High-resolution survey data can be obtained without large, dynamic positioning vessels, potentially via the cross-utilization of your current assets, saving you money. By combining multiple adaptive technologies in a single sweep, a multitude of data sets can be obtained simultaneously.
SafeLane Global is one company pioneering this approach. It has developed proprietary systems that collect and combine acoustic sonar, sub-bottom, and magnetometer results to increase the accuracy of anomaly characterisation. Their solution can be used in deep or shallow water, offshore, nearshore, and inshore making it entirely adaptive to meet your project’s entire requirements.
This approach reduces the number of anomalies needing inspection by an average of 70 percent, creating a health and safety uplift as diver time in the water is reduced accordingly. Where potential UXO is identified, far greater detail about any object is provided to a clearance diver before they enter the water, reducing the time in the water a diver needs to confirm identification.
Low-order deflagration to safely dispose of marine UXO
For some marine construction projects, the identification of ordnance results in the re-routing of a cable or the repositioning of a foundation to simply avoid the threat. However, sometimes avoidance is not possible. If ordnance needs to be disposed of, the best approach for the fragile marine environment is low-order deflagration.
Deflagration is the preferred alternative to detonation, stopping large vibrations that may cause damage to marine life. It converts explosives into gas, heat and shock. Detonation is not always avoidable, however, especially when dealing with unstable explosive devices. In situations like these, SafeLane Global utilizes solutions that include bubble curtains and acoustic deterrents to keep marine life away from a controlled detonation.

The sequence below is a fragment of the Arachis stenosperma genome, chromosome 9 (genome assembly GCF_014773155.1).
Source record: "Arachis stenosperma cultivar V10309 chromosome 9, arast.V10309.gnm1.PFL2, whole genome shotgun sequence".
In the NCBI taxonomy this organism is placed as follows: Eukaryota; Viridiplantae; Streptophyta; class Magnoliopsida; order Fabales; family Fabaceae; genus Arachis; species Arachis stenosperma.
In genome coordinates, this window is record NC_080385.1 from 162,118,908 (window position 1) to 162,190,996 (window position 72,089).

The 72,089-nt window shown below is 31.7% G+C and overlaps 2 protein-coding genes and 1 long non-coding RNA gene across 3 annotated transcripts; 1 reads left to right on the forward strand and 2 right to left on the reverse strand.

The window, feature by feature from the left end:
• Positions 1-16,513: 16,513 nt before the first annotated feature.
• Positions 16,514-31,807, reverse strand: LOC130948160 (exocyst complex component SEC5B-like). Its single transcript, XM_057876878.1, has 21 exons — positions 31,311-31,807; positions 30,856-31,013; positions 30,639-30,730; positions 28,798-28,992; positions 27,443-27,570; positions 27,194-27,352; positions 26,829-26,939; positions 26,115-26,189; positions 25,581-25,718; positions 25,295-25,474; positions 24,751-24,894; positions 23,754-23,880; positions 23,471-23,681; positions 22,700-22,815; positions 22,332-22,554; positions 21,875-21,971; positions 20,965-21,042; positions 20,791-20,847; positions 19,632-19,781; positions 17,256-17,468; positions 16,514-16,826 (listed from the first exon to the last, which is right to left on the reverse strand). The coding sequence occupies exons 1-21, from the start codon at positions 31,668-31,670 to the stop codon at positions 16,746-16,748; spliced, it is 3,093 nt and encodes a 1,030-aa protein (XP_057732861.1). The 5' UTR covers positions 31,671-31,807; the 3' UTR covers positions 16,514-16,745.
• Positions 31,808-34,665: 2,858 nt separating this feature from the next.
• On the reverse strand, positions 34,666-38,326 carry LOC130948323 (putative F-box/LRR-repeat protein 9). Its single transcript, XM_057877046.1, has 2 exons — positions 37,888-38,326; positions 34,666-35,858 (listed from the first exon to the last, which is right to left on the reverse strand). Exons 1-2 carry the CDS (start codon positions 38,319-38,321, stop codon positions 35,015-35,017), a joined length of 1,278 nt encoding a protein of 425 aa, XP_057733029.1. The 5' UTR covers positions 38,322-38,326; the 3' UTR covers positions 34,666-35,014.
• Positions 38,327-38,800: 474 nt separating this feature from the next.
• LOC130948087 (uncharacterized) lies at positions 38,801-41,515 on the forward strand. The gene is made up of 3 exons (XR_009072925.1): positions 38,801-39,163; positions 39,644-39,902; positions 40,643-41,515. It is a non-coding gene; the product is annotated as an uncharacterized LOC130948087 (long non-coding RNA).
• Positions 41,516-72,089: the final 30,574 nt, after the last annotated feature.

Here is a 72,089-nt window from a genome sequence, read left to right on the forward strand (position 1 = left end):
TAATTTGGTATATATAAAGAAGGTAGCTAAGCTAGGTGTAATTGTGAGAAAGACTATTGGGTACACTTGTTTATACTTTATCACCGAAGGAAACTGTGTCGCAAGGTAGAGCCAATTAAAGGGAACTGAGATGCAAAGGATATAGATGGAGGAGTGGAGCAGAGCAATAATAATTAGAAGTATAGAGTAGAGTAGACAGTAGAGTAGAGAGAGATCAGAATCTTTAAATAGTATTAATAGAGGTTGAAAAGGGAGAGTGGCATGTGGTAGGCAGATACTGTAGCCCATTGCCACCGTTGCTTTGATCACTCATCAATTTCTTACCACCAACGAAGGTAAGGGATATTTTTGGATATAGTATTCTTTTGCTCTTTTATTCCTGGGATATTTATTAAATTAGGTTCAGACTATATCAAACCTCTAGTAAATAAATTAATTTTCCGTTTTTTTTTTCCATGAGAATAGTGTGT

Underwater bomb disposal by an unnamed company in November 2020 caused the deafening and death of eight porpoises, solely because the above precautions were not taken. Similar situations have occurred worldwide, such as the stranding of 39 long-finned pilot whales in Scotland due to the use of detonation rather than deflagration.
Underwriting your explosive event risk
A final costly consideration marine constructors need to contemplate is insuring their explosive event risk. Associated costs can cripple a project’s profitability if not factored in at the outset. Some unexploded ordnance threat mitigation organizations will underwrite this risk for you, as part of their comprehensive solution.
De-risk your marine construction project—mitigate the UXO threat
Encountering unexploded ordnance is unlikely, but it is possible, and it does happen. When unplanned, an encounter can result in loss of life, serious injury, financial loss, reputational damage and/or project delay. De-risk your marine construction project by mitigating UXO threats.
For more information about UXO risks and SafeLane Global Ltd., please visit www.safelaneglobal.com n
Ryan Prophet is the marine director at SafeLane Global Ltd., which is located in Gillingham, Kent, England
Republished from Marine Construction Magazine Issue II, 2022